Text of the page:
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During the RavenDB courses* in the past few weeks, I was talking with one of the attendees and I came up with what I think is a great analogy. * Yes, courses, in the past 4 weeks, I’ve given the RavenDB course 3 times. That probably explains why I don’t remember which course it was. What are your success metrics? From Opening a Champagne Bottle To Hiding Under the Bed with Said Bottle? The first success  metric is when you have enough users (and, presumably, revenue) to cross the threshold to the Big Boys League. Let us call this
the 25,000 users range.  That is the moment when you throw a party, go to the store and grab a whole case of champagne bottles and make fancy speeches. Of course, the problem with success is that you can have too much of it. A system that does just fine (maybe creeks a little ) on a 25,000 users is going to behave pretty differently when you have 100,000 users. That is the moment when you find your engineers under the bed, with a half empty bottle of champagne and muttering things about Out Of Capacity errors and refusing to...(Read whole news on source site)

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Software TypeScript 1.0 Released and Open for Contributions - Polita Paulus shares an official update on the TypeScript project, discussing the 1.0 release and the opensourcing and accepting of community contributions to the TypeScript project. Unity 3.5 RTW: Now with more Peace, Love, and Rock ‘n’ Roll - Grigori Melnik announces the release of version 3.5 of [...]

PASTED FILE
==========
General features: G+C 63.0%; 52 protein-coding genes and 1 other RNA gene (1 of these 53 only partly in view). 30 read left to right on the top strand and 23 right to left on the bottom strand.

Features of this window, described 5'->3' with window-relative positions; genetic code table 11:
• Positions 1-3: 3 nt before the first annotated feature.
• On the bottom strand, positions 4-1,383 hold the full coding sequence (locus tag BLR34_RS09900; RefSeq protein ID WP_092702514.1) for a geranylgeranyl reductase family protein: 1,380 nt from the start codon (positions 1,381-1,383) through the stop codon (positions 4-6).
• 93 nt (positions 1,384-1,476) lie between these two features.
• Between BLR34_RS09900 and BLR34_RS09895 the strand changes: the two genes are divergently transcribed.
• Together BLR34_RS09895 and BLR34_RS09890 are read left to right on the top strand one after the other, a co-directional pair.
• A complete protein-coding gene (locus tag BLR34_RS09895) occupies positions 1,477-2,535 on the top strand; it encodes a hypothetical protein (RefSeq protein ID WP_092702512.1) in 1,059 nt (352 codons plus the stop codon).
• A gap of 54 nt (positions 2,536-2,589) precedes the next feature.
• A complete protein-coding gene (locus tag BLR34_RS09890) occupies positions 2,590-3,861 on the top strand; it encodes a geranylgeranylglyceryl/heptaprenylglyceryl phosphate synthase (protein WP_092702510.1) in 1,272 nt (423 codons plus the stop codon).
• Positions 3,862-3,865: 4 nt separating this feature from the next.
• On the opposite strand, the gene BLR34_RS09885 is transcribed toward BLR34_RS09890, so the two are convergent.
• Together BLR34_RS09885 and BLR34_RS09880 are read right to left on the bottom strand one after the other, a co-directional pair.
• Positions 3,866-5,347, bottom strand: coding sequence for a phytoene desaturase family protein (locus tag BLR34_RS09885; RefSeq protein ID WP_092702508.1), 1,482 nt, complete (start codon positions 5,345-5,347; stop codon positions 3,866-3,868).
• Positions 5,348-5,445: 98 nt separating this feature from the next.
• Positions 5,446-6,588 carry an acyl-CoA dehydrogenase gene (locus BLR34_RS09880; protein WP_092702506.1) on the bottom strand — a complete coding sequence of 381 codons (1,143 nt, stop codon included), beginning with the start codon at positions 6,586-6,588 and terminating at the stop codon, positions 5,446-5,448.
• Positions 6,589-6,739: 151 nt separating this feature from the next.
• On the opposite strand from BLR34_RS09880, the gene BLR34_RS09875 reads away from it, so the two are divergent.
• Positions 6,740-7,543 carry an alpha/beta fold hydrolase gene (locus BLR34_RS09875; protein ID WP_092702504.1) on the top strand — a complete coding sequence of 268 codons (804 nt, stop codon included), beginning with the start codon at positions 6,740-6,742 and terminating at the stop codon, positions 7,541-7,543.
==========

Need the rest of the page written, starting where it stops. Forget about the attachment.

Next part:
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Both R language and esProc have the outstanding ability to perform the stepwise computations. However, in the particulars they differ from each other. A comparison between them will be done by the following example:A company’s Sales department wants to select out the outstanding salespersons through statistics, that is, the salespersons whose sales amounts are always among the top 3 in each month from the January this year to the previous year. The data is mainly from the order table of MSSQL database: salesOrder, and the main fields include the ID of order: ordered, name of salesperson: name,
sales amount: sales, and date of order: salesDate.The solution is like this substantially:1. Compute the beginning dates of this year and this month, and filter the data by date.2. Group by month and salesperson, and compute the sales amount of each salesperson in each month.3. Group by month, and compute the rankings of sales amount in each group.4. Filter out the top 3 salespersons from each group.5. Compute the set of intersections of each group, that is, salespersons always among the top 3 in each month.The solution of R language is as...(Read whole news on source site)

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Originally posted on: http://geekswithblogs.net/TATWORTH/archive/2014/04/22/apress-deal-of-the-day---22apr2014---sql-server.aspx Today's $10 deal of the day from APress at http://www.apress.com/9781430247913 is SQL Server 2012 Data Integration Recipes "SQL Server 2012 Data Integration Recipes provides focused and practical solutions to real world problems of moving data in and out of SQL Server, helping to create robust and resilient ETL environments. "

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